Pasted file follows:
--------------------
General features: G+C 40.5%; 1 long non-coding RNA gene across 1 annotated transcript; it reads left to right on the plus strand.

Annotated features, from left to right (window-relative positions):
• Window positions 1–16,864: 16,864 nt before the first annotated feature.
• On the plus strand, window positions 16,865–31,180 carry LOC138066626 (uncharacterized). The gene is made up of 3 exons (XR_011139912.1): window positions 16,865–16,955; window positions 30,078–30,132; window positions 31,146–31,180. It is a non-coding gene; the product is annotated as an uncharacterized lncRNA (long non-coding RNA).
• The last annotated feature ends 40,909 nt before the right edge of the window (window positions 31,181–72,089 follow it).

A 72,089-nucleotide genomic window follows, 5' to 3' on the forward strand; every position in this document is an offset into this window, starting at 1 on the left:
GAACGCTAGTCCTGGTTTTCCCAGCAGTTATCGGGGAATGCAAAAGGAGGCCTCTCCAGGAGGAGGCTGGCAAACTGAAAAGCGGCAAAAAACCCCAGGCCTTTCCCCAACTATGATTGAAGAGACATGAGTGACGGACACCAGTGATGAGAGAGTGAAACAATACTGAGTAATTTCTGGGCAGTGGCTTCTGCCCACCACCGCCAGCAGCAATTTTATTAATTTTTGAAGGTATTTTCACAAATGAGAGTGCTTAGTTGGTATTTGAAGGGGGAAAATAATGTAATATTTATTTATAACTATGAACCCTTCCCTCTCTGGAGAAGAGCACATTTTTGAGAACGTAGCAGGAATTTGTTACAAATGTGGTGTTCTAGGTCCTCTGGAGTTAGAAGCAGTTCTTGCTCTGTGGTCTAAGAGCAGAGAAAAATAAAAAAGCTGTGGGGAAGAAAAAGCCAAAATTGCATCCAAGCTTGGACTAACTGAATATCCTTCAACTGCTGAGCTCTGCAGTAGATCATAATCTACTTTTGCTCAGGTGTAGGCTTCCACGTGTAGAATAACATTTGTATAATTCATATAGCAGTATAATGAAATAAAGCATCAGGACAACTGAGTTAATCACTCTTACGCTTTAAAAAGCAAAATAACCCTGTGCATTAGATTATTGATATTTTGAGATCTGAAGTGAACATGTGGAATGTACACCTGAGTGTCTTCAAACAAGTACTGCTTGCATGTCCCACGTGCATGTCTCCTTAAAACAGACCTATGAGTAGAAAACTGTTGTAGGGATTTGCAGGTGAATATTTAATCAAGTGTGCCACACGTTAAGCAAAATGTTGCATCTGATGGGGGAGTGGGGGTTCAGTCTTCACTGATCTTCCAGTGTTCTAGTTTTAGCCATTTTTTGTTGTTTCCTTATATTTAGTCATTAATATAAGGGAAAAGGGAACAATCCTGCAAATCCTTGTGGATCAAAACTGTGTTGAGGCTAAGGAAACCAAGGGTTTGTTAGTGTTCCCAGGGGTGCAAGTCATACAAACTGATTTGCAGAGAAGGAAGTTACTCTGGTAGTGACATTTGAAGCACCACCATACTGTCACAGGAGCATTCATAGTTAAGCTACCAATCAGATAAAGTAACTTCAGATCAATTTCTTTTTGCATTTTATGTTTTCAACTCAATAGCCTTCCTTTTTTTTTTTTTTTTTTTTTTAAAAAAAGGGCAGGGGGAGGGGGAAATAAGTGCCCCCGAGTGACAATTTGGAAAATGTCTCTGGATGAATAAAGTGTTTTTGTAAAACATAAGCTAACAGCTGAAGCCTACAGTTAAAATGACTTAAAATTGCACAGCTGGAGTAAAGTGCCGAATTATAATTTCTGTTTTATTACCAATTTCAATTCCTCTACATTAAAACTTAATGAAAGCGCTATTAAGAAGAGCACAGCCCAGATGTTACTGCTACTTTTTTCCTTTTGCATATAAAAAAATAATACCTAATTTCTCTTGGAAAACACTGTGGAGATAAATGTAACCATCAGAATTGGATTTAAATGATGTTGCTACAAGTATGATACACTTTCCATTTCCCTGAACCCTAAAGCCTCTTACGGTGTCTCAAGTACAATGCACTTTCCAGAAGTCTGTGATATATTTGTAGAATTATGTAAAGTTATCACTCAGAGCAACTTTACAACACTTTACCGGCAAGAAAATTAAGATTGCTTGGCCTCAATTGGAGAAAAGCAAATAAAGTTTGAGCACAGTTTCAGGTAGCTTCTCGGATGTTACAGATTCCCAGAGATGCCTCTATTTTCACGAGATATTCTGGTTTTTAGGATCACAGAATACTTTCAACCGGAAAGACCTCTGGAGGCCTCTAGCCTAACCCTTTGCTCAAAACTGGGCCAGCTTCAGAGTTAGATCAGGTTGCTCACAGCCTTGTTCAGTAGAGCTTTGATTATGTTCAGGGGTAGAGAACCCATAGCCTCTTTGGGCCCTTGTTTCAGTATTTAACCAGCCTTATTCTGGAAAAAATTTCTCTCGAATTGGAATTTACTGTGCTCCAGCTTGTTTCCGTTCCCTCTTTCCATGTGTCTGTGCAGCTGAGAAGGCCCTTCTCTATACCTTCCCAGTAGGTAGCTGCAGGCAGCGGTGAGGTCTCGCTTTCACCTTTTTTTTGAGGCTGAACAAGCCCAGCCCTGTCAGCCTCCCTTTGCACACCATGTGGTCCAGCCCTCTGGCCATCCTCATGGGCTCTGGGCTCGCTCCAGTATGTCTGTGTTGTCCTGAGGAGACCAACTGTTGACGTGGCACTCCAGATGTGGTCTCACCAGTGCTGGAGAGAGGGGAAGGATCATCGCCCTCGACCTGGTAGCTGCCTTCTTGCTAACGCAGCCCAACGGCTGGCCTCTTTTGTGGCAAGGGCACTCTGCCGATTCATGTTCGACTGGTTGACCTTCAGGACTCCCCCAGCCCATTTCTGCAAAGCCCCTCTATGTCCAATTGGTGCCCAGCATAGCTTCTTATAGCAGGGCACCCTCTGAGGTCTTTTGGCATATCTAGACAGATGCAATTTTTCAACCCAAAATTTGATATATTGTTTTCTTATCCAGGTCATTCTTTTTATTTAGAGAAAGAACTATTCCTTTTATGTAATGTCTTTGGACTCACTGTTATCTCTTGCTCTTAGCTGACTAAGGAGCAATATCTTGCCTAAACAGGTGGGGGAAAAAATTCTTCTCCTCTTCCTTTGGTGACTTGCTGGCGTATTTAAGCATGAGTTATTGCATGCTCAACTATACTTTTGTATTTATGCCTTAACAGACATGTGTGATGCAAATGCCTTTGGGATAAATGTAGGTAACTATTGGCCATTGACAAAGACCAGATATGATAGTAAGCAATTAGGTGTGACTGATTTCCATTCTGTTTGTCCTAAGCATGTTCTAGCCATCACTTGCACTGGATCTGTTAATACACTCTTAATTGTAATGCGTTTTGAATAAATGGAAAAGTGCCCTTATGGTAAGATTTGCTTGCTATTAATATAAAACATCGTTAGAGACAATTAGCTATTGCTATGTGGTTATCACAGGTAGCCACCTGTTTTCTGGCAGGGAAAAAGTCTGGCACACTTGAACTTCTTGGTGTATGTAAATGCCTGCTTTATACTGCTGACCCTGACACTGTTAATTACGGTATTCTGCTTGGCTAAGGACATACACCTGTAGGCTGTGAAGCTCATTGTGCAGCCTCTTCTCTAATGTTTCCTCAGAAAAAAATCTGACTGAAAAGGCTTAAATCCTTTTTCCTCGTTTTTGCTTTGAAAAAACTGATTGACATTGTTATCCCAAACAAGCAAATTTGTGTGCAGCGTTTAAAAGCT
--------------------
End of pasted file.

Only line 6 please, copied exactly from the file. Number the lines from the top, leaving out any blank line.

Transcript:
A 72,089-nucleotide genomic window follows, 5' to 3' on the forward strand; every position in this document is an offset into this window, starting at 1 on the left: